Ina Fried, Axios:
Apple pitches itself as the most privacy-minded of the big tech companies, and indeed it goes to great lengths to collect less data than its rivals. Nonetheless, the iPhone maker will still know plenty about you if you use many of its services: In particular, Apple knows your billing information and all the digital and physical goods you have bought from it, including music, movie and app purchases.
Apple uses a number of techniques to either minimize how much data it has or encrypt it so that Apple doesn’t have access to iMessages and similar personal communications.
Apple is able to do this, in part, because it makes its money from selling hardware, and increasingly from selling services, rather than through advertising. (It does have some advertising business, and it also gets billions of dollars per year from Google in exchange for being Apple’s default search provider.)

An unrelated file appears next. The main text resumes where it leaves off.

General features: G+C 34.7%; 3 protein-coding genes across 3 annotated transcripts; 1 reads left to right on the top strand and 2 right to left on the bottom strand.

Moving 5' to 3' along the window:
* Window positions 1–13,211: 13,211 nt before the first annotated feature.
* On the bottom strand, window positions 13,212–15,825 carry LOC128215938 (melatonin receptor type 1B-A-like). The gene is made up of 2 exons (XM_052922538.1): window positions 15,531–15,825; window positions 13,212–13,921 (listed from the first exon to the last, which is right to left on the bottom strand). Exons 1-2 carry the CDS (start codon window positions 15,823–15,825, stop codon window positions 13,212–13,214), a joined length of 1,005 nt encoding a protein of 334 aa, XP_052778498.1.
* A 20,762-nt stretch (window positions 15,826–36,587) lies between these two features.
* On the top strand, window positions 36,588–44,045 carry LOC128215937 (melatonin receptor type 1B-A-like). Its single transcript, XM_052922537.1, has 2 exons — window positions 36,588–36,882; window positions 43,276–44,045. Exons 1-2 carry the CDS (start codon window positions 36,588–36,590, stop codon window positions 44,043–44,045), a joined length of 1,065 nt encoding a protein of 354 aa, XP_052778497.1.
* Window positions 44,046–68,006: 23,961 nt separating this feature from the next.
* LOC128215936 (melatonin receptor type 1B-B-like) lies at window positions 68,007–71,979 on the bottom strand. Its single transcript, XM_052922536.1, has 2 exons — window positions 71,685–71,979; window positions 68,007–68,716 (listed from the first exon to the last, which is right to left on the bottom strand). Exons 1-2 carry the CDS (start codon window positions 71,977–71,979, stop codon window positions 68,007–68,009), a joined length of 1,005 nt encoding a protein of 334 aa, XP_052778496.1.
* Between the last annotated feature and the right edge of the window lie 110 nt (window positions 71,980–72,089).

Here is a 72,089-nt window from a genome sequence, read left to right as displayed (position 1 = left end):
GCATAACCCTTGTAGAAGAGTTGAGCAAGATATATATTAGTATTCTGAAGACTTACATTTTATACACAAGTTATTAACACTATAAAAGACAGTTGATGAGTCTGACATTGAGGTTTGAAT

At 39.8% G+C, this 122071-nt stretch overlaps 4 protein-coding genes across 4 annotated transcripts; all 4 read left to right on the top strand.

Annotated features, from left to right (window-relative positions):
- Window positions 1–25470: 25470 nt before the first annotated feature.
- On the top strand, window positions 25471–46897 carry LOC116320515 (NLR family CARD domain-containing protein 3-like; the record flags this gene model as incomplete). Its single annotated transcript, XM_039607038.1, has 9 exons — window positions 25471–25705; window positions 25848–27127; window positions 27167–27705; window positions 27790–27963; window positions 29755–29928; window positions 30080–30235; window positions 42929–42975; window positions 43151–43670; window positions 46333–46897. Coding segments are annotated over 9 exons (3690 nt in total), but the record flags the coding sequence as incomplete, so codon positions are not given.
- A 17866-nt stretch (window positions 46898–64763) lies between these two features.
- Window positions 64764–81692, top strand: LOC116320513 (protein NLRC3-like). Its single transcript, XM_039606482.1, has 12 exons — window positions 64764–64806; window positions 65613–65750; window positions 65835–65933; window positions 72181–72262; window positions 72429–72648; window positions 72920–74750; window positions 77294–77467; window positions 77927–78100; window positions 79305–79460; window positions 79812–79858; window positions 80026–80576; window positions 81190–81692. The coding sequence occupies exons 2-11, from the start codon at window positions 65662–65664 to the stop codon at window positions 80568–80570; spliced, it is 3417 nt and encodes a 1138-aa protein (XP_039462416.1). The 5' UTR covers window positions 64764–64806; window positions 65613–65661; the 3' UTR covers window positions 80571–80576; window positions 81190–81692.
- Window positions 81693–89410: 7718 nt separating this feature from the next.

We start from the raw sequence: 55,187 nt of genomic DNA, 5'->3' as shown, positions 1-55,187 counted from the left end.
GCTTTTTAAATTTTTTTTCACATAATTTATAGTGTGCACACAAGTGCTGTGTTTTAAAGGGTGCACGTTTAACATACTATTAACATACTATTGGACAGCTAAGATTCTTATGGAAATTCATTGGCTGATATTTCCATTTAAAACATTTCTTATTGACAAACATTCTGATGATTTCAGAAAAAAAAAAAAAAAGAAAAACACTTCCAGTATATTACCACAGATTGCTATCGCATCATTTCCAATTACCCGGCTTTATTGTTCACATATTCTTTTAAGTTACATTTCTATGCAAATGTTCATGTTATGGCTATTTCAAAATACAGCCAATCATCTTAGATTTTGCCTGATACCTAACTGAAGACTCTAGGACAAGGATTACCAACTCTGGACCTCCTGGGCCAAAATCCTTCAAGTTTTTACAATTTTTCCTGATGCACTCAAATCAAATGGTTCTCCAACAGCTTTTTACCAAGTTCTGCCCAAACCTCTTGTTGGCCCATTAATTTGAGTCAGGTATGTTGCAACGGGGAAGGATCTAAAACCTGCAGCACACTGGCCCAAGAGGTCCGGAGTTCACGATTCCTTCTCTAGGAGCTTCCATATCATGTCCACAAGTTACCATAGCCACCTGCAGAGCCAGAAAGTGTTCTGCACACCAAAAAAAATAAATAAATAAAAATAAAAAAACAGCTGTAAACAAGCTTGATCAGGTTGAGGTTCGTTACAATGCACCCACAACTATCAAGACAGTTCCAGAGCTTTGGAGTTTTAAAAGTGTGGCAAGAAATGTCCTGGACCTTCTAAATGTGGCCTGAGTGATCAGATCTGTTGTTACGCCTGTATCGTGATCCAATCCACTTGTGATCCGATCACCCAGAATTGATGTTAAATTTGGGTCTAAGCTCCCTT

This is the setup. The article itself digs into how Apple does all this and the specifics, for a number of Apple services, on what Apple knows and how they protect your privacy.
If you care about the issue of privacy, take the time to visit Apple’s official privacy site, and read the various article’s Ina has linked at the bottom of her article, to the specifics of what Google, Facebook, Amazon, etc. know about you.